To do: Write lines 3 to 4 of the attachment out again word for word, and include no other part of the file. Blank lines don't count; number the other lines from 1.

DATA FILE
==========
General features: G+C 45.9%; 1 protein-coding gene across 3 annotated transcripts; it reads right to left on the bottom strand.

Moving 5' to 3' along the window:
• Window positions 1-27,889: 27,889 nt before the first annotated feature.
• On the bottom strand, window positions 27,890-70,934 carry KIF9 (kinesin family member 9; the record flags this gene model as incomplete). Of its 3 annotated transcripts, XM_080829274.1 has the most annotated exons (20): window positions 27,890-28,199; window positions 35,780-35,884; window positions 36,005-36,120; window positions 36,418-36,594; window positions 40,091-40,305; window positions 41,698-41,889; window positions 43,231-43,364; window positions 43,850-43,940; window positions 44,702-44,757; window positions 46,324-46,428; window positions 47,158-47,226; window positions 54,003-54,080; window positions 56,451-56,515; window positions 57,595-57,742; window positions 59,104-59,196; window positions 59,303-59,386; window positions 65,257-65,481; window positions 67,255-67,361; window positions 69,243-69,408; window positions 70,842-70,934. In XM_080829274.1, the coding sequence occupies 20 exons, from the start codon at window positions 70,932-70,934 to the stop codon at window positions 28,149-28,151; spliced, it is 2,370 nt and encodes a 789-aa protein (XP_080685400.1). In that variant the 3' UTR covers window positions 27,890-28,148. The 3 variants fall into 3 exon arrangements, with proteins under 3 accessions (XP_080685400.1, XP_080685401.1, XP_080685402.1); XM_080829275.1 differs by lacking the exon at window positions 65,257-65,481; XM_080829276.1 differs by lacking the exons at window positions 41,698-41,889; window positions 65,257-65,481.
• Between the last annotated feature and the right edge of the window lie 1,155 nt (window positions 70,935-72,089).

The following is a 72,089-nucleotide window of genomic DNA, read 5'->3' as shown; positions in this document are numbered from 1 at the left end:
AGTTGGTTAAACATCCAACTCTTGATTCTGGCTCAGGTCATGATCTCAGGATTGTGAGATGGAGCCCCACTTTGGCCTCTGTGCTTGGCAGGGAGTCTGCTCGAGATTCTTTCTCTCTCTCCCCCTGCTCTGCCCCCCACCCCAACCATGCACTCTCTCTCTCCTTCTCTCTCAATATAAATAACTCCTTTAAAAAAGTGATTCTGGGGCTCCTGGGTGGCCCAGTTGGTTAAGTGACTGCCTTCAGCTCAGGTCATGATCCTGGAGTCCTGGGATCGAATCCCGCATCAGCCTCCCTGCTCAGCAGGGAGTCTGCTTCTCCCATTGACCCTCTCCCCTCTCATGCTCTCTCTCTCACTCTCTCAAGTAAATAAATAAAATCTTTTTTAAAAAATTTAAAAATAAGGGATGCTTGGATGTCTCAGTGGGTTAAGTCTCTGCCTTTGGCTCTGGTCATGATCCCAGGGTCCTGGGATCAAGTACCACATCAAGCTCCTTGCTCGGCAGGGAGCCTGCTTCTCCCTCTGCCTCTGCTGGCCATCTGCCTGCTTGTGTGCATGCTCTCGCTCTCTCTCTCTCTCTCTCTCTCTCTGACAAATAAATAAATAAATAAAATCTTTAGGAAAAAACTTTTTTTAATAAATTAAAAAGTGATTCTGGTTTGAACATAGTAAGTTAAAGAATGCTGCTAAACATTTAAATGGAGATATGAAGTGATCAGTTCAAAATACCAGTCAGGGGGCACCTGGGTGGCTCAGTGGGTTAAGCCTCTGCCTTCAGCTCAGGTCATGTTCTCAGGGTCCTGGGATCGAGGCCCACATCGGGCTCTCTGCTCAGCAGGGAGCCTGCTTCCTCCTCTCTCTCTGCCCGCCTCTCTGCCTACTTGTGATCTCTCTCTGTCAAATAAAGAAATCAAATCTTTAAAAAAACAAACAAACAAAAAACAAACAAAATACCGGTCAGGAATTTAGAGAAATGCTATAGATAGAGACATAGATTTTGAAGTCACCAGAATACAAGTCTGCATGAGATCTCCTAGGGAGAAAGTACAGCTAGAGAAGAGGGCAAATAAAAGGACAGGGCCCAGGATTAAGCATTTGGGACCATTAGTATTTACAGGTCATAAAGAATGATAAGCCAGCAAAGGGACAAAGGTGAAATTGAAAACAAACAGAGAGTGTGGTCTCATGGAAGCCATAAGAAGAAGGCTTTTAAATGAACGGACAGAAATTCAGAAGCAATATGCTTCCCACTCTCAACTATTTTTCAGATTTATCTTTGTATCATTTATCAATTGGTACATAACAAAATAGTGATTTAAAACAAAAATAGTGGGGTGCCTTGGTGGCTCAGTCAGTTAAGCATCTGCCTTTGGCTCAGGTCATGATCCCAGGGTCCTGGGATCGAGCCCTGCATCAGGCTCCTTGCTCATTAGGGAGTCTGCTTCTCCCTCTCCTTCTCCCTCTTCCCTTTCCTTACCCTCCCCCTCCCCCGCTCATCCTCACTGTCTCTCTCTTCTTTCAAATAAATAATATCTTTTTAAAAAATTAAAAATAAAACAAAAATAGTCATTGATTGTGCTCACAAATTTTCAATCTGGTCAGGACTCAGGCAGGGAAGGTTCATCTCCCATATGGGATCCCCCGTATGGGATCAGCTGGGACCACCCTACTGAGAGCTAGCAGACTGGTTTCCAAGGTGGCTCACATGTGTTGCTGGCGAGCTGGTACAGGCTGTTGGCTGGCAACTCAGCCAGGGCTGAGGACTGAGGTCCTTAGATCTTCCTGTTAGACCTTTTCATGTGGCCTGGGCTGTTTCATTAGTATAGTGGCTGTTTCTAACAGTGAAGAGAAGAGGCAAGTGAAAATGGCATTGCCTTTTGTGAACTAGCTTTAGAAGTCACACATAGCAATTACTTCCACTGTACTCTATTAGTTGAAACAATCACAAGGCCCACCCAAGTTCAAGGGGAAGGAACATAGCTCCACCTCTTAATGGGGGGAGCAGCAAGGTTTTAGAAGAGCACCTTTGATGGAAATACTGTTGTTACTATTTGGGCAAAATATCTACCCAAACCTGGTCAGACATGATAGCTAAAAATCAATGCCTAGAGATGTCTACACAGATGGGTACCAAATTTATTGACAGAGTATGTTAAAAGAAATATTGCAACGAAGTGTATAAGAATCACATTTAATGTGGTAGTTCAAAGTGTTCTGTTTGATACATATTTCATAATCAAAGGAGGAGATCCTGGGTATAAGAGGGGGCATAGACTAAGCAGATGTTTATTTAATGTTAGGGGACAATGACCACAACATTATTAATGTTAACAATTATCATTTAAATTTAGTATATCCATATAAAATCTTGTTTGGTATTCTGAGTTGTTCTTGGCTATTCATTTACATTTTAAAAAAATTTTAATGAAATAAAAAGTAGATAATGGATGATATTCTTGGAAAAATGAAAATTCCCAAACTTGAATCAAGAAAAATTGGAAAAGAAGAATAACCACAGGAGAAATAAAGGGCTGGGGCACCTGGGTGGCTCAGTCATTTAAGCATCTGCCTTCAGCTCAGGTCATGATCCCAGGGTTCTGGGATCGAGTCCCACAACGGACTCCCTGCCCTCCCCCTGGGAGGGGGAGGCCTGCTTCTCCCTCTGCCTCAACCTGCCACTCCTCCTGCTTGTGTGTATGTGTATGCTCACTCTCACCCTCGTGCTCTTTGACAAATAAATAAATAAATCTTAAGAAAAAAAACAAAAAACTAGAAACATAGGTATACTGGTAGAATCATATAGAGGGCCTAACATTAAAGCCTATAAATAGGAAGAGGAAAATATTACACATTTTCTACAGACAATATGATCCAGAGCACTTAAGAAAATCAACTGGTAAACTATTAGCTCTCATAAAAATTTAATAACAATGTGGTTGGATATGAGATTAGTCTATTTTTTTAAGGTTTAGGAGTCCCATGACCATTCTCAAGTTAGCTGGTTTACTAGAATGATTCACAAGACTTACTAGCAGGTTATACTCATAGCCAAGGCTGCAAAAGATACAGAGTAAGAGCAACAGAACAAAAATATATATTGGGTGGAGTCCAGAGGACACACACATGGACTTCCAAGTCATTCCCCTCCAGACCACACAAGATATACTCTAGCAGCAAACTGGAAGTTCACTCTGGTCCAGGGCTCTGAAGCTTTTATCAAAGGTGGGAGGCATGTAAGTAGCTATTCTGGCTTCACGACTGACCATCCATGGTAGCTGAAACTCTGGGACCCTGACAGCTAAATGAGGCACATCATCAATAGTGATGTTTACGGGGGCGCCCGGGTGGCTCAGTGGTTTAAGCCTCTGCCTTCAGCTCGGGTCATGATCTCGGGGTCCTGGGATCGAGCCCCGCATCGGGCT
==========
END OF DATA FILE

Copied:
• Window positions 1-27,889: 27,889 nt before the first annotated feature.
• On the bottom strand, window positions 27,890-70,934 carry KIF9 (kinesin family member 9; the record flags this gene model as incomplete). Of its 3 annotated transcripts, XM_080829274.1 has the most annotated exons (20): window positions 27,890-28,199; window positions 35,780-35,884; window positions 36,005-36,120; window positions 36,418-36,594; window positions 40,091-40,305; window positions 41,698-41,889; window positions 43,231-43,364; window positions 43,850-43,940; window positions 44,702-44,757; window positions 46,324-46,428; window positions 47,158-47,226; window positions 54,003-54,080; window positions 56,451-56,515; window positions 57,595-57,742; window positions 59,104-59,196; window positions 59,303-59,386; window positions 65,257-65,481; window positions 67,255-67,361; window positions 69,243-69,408; window positions 70,842-70,934. In XM_080829274.1, the coding sequence occupies 20 exons, from the start codon at window positions 70,932-70,934 to the stop codon at window positions 28,149-28,151; spliced, it is 2,370 nt and encodes a 789-aa protein (XP_080685400.1). In that variant the 3' UTR covers window positions 27,890-28,148. The 3 variants fall into 3 exon arrangements, with proteins under 3 accessions (XP_080685400.1, XP_080685401.1, XP_080685402.1); XM_080829275.1 differs by lacking the exon at window positions 65,257-65,481; XM_080829276.1 differs by lacking the exons at window positions 41,698-41,889; window positions 65,257-65,481.